Asian Forest Tortoise Fact File


The Asian forest tortoise or brown tortoise has a domed shell on its back. This shell features a carapace (upper shell) that is light or dark brown. The underside of the shell (plastron) is pale brown with dark spots. Their skin is dark brown or black with a yellow spot under the chin.

They have a well defined pattern in their shell.

Two subspecies are recognized. These are commonly known as the Asian brown tortoise (Manouria emys emys) and the Burmese brown tortoise (M. e. phayrei). The Burmese brown tortoise is the larger of the two.

On their back legs are very large spurs and this has led to the nickname of six legged tortoise. The face and forelimbs are covered with thick, overlapping scales.

Their body will measure between 50 and 60cm (19.7 to 23.6in) long. They can reach up to 25kg (55lbs). Asian forest tortoises are the largest species of tortoise seen in Asia and the fourth largest tortoise on Earth.

Males tend to have a longer, thicker tail than the females.


Asian herbivores are primarily omnivores which primarily feed on plant matter. Their diet includes grasses, vegetables, leaves, seedlings, herbs, fruit, fungi, carrion, invertebrates and amphibians.

Asian forest tortoise

Scientific Name

Manouria emys

Conservation Status

Critically Endangered


25kg (55lbs)


50-60cm (19.7-23.6in)


150 years



-- AD --


Asia is the native home of the Asian forest tortoise. Here they can be found in Bangladesh; India; Indonesia; Malaysia; Myanmar; Thailand. It is unclear if they still occur in Brunei Darussalam.

The species has gone extinct in Singapore.


They make their home in evergreen forests and lowland areas. Asian forest tortoises show a preference for humid habitats. Most of the time they are found near water.

Asian forest tortoise


These animals undergo an elaborate courtship. Males head-bob to their potential mate and also extend their neck and stare at her as she moves around.

Males will follow females and if she slows down he will attempt to mate with her. During courting both the male and female will create low groans and moans.

Unlike most tortoises they do not dig their nest in the soil. Instead they will sweep debris in to a pile using their front legs. She then burrows in to this debris and deposits the eggs there. She will climb on to the pile and defend it against predators for the next few days. This behavior represents the highest level of parental care by any chelonian.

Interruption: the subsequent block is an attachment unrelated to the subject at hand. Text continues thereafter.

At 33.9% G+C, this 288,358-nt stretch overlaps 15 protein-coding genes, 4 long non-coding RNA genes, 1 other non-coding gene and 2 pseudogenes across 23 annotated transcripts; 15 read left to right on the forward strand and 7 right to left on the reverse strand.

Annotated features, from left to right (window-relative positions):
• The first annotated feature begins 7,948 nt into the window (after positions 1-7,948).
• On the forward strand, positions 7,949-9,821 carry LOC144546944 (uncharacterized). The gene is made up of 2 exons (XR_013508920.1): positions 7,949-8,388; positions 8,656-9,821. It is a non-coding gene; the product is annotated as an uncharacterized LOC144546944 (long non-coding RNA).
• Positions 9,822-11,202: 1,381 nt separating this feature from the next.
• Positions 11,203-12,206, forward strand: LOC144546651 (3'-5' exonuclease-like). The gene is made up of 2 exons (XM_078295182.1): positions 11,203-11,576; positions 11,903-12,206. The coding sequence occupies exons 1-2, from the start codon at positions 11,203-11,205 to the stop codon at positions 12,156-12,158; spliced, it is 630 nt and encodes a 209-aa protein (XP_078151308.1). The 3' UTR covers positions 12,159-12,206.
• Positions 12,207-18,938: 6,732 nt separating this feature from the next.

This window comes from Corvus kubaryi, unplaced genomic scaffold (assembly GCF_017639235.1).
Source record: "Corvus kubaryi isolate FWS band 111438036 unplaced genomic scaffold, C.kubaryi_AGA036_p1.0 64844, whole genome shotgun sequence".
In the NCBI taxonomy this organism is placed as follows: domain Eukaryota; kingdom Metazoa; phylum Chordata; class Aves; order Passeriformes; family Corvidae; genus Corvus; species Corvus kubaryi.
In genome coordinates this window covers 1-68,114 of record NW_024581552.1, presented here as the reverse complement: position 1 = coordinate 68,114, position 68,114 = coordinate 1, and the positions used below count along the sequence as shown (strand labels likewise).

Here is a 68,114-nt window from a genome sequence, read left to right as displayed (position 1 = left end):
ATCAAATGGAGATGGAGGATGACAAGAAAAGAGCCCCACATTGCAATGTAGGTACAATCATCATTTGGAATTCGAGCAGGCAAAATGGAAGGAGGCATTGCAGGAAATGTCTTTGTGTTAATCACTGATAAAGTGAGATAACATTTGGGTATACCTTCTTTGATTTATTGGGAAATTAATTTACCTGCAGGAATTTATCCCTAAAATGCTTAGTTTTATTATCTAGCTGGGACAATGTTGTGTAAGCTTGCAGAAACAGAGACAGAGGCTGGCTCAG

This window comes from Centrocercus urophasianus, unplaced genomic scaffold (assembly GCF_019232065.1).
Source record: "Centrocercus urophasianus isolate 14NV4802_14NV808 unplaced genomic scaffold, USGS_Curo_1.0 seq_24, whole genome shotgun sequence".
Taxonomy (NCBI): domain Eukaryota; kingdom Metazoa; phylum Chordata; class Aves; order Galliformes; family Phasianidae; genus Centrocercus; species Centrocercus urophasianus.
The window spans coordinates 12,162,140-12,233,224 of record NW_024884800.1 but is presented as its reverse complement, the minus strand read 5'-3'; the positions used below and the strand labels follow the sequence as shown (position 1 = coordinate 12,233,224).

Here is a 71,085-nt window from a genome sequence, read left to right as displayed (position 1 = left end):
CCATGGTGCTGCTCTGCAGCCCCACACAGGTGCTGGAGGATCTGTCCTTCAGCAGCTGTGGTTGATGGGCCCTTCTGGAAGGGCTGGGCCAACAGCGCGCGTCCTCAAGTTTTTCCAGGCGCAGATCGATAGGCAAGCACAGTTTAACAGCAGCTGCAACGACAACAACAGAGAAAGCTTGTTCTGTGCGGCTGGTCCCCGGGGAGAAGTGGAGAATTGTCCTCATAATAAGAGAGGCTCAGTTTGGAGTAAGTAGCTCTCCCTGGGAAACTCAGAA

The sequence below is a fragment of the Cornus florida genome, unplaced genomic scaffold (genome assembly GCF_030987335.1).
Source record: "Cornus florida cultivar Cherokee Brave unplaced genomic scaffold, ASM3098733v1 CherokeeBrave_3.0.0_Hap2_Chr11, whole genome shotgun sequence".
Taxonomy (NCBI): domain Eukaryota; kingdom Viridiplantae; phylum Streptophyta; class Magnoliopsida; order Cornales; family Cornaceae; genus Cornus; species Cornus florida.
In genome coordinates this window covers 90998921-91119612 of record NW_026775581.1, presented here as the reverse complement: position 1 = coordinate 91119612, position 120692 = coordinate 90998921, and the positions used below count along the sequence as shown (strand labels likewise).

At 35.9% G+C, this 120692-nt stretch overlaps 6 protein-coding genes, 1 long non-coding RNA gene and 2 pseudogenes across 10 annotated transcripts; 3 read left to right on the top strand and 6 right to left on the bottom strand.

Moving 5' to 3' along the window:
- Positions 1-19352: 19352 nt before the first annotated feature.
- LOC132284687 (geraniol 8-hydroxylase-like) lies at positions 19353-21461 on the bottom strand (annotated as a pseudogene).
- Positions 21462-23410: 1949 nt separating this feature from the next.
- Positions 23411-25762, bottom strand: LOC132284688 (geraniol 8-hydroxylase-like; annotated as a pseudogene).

Females also move the layers of leaves on top of their eggs around to help regulate the temperature in the nest.

The clutch deposited in to this pile may include as many as 50 eggs. Incubation length varies from 63 to 84 days.

Hatchlings and young Asian forest tortoise are colored yellowish brown with dark-brown markings.


Asian forest tortoises are most active at twilight or during the day. They will rest during the day in warm weather.

During periods of warm weather they will soak themselves in water to cool down.

They are very slow even when threatened.

These turtles have a number of ways to communicate and are recognized as having the most elaborate communication behaviors of any tortoise. These include head bobbing and vocalizations.

Asian forest tortoise

Predators and Threats

Natural predators of the Asian forest tortoise include tigers, canids and bears as adults. Eggs and juveniles face predation from foxes, large lizards and birds of prey.

Their primary defense against predation is the shell in to which they can retreat.

Humans are another major threat to their survival. This includes through overharvesting for food and collection for the pet trade. Another threat is habitat destruction for logging, clearing for agriculture, forest fires and the building of hydroelectric dams.

They are poached for the illegal wildlife trade.

Quick facts

They have a number of additional names including the Burmese brown tortoise, Burmese mountain tortoise, Asian brown tortoise, brown tortoise, Asian tortoise, black giant tortoise and Asian forest tortoise.

Asian forest tortoises are thought to be the most primitive of the tortoises alive today.

Asian forest tortoise

Photo Credits


By Kevin Ho - Turtle SexUploaded by Snowmanradio, CC BY-SA 2.0,

Middle One

By Rushenb - Own work, CC BY-SA 4.0,

Middle Two

By Wibowo Djatmiko (Wie146) - Own work, CC BY-SA 3.0,


By User:Dawson - en: Image:Manouria emys.jpg, CC BY-SA 2.5,


National Geographic Society (U. S.), 2012. National Geographic Animal Encyclopedia. Natl Geographic Soc Childrens Books.

Park, B., 2021. Burmese Brown Tortoise - Ballarat Wildlife Park. [online] Ballarat Wildlife Park. Available at: <> [Accessed 12 February 2021].

Virupannavar, V. 2004. "Manouria emys" (On-line), Animal Diversity Web. Accessed February 12, 2021 at

Cincinnati Zoo & Botanical Garden®. 2021. Burmese Brown Mountain Tortoise - Cincinnati Zoo & Botanical Garden®. [online] Available at: <> [Accessed 12 February 2021]. 2021. [online] Available at: <> [Accessed 12 February 2021].

Thai National Parks. 2021. Manouria emys, Brown tortoise. [online] Available at: <> [Accessed 12 February 2021].

Choudhury, B.C., Cota, M., McCormack, T., Platt, K., Das, I., Ahmed, M.F., Timmins, R.J., Rahman, S. & Singh, S. 2019. Manouria emys (errata version published in 2019). The IUCN Red List of Threatened Species 2019: e.T12774A152052098. Downloaded on 12 February 2021. 2021. Toronto Zoo | Animals. [online] Available at: <> [Accessed 12 February 2021].

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